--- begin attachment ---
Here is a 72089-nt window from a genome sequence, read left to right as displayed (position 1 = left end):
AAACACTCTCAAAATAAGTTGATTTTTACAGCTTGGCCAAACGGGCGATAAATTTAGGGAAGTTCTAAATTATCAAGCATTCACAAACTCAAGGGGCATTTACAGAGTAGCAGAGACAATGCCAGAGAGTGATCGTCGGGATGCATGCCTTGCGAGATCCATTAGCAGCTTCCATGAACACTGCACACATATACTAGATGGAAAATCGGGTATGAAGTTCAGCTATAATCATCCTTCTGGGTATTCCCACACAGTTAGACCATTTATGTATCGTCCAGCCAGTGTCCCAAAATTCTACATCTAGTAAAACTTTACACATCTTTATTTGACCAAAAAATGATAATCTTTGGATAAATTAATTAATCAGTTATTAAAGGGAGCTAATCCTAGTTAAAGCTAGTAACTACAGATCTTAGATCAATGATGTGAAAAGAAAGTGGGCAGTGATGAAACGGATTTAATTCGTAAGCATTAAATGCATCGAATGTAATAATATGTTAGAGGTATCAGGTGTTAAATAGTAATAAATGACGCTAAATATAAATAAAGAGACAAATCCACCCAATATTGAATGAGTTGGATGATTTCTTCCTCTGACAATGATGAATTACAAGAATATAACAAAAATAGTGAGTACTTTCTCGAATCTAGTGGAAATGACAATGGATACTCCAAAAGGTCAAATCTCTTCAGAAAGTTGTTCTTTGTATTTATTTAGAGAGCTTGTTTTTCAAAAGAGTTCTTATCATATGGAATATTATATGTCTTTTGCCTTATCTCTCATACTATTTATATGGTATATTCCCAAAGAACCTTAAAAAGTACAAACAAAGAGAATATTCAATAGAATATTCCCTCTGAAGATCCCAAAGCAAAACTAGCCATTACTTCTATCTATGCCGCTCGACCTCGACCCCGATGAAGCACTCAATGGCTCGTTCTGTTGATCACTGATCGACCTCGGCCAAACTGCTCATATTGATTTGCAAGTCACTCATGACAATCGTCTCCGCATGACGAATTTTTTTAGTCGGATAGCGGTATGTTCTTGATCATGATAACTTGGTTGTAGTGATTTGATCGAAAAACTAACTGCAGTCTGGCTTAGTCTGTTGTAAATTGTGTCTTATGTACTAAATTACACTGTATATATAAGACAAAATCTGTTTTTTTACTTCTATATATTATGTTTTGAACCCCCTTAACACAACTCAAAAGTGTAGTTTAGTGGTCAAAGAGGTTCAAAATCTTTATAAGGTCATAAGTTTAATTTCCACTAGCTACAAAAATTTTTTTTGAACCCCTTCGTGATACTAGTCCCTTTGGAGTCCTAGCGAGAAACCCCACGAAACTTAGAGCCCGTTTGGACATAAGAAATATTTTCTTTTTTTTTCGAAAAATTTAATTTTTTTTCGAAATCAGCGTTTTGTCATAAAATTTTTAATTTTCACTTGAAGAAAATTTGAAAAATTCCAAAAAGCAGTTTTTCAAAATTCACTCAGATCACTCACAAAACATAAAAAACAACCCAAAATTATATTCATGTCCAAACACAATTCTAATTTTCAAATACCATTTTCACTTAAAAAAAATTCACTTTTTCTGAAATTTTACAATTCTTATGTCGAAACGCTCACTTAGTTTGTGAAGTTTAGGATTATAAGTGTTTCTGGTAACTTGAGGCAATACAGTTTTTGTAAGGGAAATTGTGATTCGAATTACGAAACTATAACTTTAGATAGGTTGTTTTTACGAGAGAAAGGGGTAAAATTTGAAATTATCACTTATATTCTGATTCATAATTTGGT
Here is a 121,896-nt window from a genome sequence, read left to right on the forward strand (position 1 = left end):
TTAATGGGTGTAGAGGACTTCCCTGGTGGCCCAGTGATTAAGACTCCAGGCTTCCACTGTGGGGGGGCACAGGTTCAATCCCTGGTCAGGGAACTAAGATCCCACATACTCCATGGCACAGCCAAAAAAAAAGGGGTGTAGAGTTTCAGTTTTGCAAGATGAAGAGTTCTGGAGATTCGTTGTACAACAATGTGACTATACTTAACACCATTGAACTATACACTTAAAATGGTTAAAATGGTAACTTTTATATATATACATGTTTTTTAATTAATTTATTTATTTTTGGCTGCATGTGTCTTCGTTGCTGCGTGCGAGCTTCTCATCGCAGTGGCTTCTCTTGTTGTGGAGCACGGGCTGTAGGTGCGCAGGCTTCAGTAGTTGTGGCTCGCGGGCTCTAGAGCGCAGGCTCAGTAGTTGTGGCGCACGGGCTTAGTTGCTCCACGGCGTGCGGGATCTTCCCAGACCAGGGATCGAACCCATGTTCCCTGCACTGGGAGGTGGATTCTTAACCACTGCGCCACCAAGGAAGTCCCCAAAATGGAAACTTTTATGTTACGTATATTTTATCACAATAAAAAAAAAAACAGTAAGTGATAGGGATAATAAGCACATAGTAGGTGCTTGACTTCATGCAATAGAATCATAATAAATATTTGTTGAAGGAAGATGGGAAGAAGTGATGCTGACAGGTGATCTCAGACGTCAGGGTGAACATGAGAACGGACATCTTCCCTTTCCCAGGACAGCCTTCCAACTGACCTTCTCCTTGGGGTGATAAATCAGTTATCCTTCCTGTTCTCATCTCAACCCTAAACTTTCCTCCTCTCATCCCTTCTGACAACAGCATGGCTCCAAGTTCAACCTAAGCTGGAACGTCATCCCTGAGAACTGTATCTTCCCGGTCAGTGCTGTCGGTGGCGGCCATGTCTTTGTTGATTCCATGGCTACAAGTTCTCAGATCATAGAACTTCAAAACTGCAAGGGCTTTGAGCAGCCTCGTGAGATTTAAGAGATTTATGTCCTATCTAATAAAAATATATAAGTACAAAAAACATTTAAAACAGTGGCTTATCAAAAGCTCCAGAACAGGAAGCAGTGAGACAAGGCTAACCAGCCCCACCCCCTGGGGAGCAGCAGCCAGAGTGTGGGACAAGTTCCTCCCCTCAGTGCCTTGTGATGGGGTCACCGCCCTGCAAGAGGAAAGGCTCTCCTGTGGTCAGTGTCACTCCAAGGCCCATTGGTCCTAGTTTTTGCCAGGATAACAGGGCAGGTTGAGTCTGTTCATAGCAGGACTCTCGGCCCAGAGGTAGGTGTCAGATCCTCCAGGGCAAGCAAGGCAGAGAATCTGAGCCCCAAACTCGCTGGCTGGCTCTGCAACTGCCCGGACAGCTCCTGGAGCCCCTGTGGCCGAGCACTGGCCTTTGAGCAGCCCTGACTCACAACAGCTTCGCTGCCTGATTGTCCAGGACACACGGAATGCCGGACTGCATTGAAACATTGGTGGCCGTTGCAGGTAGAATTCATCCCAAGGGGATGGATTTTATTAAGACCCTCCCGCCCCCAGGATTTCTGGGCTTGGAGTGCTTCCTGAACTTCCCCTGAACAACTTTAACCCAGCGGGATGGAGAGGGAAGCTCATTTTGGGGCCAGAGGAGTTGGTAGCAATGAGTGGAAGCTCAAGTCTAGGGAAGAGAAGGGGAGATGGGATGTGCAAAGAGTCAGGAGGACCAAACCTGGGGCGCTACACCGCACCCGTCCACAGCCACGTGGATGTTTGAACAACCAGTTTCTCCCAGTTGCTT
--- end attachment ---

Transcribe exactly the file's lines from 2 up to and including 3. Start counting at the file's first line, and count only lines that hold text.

AAACACTCTCAAAATAAGTTGATTTTTACAGCTTGGCCAAACGGGCGATAAATTTAGGGAAGTTCTAAATTATCAAGCATTCACAAACTCAAGGGGCATTTACAGAGTAGCAGAGACAATGCCAGAGAGTGATCGTCGGGATGCATGCCTTGCGAGATCCATTAGCAGCTTCCATGAACACTGCACACATATACTAGATGGAAAATCGGGTATGAAGTTCAGCTATAATCATCCTTCTGGGTATTCCCACACAGTTAGACCATTTATGTATCGTCCAGCCAGTGTCCCAAAATTCTACATCTAGTAAAACTTTACACATCTTTATTTGACCAAAAAATGATAATCTTTGGATAAATTAATTAATCAGTTATTAAAGGGAGCTAATCCTAGTTAAAGCTAGTAACTACAGATCTTAGATCAATGATGTGAAAAGAAAGTGGGCAGTGATGAAACGGATTTAATTCGTAAGCATTAAATGCATCGAATGTAATAATATGTTAGAGGTATCAGGTGTTAAATAGTAATAAATGACGCTAAATATAAATAAAGAGACAAATCCACCCAATATTGAATGAGTTGGATGATTTCTTCCTCTGACAATGATGAATTACAAGAATATAACAAAAATAGTGAGTACTTTCTCGAATCTAGTGGAAATGACAATGGATACTCCAAAAGGTCAAATCTCTTCAGAAAGTTGTTCTTTGTATTTATTTAGAGAGCTTGTTTTTCAAAAGAGTTCTTATCATATGGAATATTATATGTCTTTTGCCTTATCTCTCATACTATTTATATGGTATATTCCCAAAGAACCTTAAAAAGTACAAACAAAGAGAATATTCAATAGAATATTCCCTCTGAAGATCCCAAAGCAAAACTAGCCATTACTTCTATCTATGCCGCTCGACCTCGACCCCGATGAAGCACTCAATGGCTCGTTCTGTTGATCACTGATCGACCTCGGCCAAACTGCTCATATTGATTTGCAAGTCACTCATGACAATCGTCTCCGCATGACGAATTTTTTTAGTCGGATAGCGGTATGTTCTTGATCATGATAACTTGGTTGTAGTGATTTGATCGAAAAACTAACTGCAGTCTGGCTTAGTCTGTTGTAAATTGTGTCTTATGTACTAAATTACACTGTATATATAAGACAAAATCTGTTTTTTTACTTCTATATATTATGTTTTGAACCCCCTTAACACAACTCAAAAGTGTAGTTTAGTGGTCAAAGAGGTTCAAAATCTTTATAAGGTCATAAGTTTAATTTCCACTAGCTACAAAAATTTTTTTTGAACCCCTTCGTGATACTAGTCCCTTTGGAGTCCTAGCGAGAAACCCCACGAAACTTAGAGCCCGTTTGGACATAAGAAATATTTTCTTTTTTTTTCGAAAAATTTAATTTTTTTTCGAAATCAGCGTTTTGTCATAAAATTTTTAATTTTCACTTGAAGAAAATTTGAAAAATTCCAAAAAGCAGTTTTTCAAAATTCACTCAGATCACTCACAAAACATAAAAAACAACCCAAAATTATATTCATGTCCAAACACAATTCTAATTTTCAAATACCATTTTCACTTAAAAAAAATTCACTTTTTCTGAAATTTTACAATTCTTATGTCGAAACGCTCACTTAGTTTGTGAAGTTTAGGATTATAAGTGTTTCTGGTAACTTGAGGCAATACAGTTTTTGTAAGGGAAATTGTGATTCGAATTACGAAACTATAACTTTAGATAGGTTGTTTTTACGAGAGAAAGGGGTAAAATTTGAAATTATCACTTATATTCTGATTCATAATTTGGT
Here is a 121,896-nt window from a genome sequence, read left to right on the forward strand (position 1 = left end):